Roger Shi Australian Diabetes Society and the Australian Diabetes Educators Association Annual Scientific Meeting 2014

Roger Shi

Dr. Yuguang (Roger) Shi is currently a Professor at Cellular and Molecular Physiology, Penn State University College of Medicine. Dr. Shi has a longstanding research interest in translation medicine. His current laboratory at Penn State mainly focuses on molecular mechanisms underlying mitochondrial dysfunction in obesity and type 2 diabetes. His laboratory pioneered the cloning of several first in class lipid metabolic enzymes involved in cardiolipin synthesis and remodeling, including the human cardiolipin synthase-1 (hCLS1), acyl-CoA dependent lysocardiolipin acyltransferase-1 (ALCAT1), and lysophosphatidylglycerol acyltransferase-1 (LPGAT1). Cardiolipin is a mitochondrial membrane phospholipid required for oxidative phosphorylation and mitochondrial biogenesis. In contrast to other phospholipids, the biological function of cardiolipin is determined by its acyl composition, which is dominated by linoleic acid in healthy metabolic tissues, such as heart, liver, and skeletal muscle. In contrast, the onset of obesity and type 2 diabetes is associated with a significant alteration of acyl composition from the healthy tetralinoleoyl cardiolipin to the cardiolipin species enriched with docosahexaenoic acid (DHA), rendering cardiolipin highly sensitive to oxidative damage by reactive oxygen species (ROS). Oxidized cardiolipin serves as a new source of ROS, initiating a chain of events of oxidative stress and CL oxidation known as “CL peroxidation” which is implicated in the mitochondrial dysfunction in aging and age-related diseases. Dr. Shi’s lab has recently identified up-regulated ALCAT1 expression as a key mediator of mitochondrial etiology in age-related metabolic diseases. His work shows that ALCAT1 catalyzes the synthesis of cardiolipin with aberrant acyl composition linked to obesity and type 2 diabetes, leading to oxidative stress and mitochondrial dysfunction. Consequently, targeted deletion of ALCAT1 in mice ameliorates several age-related metabolic diseases, including obesity, type 2 diabetes, and diabetic complications. These findings link pathological cardiolipin remodeling by ALCAT1 to “the mitochondrial free radical aging clock” proposed by Dr. Denham Harman more than 50 years ago and refurbished by Dr. Douglas Wallace in recent years. Prior to joining Penn State, Dr. Shi was a Principle Research Scientist at Lilly Research Laboratories where spent 11 years in leading early stage R&D effort in the development of novel drugs for diabetes and obesity, including successful launch of ByettaTM©, a first in class anti-diabetes drug. His lab at Lilly was the first to identify and characterize PEK1 kinase (later known as PERK), a key regulator of ER-stress and translation control in diabetes. He authored and co-authored more than 60 papers in world class journals. He serves as a regular member of NIH study section, editorial board member of several scientific journals, and scientific consultant for a number of pharmaceutical companies.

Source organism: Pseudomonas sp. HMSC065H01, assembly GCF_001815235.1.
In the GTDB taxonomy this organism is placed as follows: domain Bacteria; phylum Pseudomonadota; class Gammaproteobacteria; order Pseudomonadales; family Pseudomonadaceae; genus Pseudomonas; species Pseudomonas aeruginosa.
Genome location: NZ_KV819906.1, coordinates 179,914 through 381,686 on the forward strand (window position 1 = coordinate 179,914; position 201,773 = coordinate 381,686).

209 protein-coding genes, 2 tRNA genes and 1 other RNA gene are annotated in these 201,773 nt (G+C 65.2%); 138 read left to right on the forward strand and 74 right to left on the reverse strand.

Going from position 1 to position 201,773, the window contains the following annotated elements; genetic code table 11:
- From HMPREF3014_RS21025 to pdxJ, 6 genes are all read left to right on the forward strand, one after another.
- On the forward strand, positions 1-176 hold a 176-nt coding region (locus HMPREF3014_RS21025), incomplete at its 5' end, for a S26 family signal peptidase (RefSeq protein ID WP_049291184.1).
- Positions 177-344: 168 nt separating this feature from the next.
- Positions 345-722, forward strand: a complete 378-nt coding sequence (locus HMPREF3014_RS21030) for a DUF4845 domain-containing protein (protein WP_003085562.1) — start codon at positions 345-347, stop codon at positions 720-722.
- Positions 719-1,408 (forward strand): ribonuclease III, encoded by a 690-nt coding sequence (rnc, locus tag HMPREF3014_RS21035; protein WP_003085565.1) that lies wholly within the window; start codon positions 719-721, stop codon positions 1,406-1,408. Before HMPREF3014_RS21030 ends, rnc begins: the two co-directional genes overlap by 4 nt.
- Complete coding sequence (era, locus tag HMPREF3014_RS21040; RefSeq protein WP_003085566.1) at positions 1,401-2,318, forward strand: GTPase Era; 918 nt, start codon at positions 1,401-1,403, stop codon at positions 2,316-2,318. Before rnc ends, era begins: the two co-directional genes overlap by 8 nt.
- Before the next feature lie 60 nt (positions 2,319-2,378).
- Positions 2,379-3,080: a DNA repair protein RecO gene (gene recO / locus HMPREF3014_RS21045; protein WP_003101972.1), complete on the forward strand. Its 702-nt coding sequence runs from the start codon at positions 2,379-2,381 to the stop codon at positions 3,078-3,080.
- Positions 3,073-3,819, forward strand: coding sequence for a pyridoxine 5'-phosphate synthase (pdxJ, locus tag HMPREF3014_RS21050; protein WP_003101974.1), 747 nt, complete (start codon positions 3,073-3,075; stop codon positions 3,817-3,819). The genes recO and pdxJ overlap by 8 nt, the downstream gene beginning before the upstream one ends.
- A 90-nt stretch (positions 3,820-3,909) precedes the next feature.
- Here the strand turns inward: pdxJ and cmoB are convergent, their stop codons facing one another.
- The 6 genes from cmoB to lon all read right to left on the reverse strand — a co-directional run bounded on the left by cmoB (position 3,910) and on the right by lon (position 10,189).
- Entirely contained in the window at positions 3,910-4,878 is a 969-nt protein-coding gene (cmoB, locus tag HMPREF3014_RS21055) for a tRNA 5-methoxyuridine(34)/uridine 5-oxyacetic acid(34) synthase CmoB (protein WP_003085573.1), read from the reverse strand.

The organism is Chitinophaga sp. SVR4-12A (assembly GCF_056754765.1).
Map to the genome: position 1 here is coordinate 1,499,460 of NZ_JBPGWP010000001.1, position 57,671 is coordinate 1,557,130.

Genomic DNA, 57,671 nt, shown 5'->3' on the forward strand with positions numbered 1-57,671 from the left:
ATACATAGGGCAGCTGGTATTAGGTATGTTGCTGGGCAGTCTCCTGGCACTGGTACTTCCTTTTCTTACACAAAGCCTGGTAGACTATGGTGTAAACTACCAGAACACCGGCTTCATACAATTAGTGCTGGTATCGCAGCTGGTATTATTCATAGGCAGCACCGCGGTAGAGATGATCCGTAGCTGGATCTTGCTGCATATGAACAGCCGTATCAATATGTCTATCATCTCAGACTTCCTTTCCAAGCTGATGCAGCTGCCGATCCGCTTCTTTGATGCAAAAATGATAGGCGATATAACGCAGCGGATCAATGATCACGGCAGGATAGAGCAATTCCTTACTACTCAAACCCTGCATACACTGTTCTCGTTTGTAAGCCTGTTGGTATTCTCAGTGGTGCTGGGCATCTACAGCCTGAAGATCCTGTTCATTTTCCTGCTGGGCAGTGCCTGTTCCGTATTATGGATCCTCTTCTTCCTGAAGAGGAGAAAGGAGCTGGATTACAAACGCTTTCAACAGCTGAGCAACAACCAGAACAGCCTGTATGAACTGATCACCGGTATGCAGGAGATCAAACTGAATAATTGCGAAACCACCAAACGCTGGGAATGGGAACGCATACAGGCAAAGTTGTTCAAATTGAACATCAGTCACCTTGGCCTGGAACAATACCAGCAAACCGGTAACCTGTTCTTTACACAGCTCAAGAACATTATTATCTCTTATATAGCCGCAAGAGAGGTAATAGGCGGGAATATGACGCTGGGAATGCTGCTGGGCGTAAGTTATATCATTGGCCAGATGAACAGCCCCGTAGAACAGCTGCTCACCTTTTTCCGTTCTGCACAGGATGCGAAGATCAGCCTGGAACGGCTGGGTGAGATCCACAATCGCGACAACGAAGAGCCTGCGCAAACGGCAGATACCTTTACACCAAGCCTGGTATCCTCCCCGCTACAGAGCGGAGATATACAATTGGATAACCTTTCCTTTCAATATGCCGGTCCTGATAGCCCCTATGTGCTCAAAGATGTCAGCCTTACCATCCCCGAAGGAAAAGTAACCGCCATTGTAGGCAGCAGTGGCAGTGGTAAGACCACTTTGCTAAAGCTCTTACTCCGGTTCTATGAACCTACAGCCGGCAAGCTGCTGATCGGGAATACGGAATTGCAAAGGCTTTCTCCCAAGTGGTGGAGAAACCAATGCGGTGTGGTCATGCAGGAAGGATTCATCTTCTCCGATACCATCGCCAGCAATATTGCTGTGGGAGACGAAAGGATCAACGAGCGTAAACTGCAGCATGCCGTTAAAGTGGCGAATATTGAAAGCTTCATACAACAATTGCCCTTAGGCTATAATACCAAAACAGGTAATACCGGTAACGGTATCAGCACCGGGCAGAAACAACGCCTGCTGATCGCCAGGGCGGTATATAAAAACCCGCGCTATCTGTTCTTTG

Abstracts this author is presenting: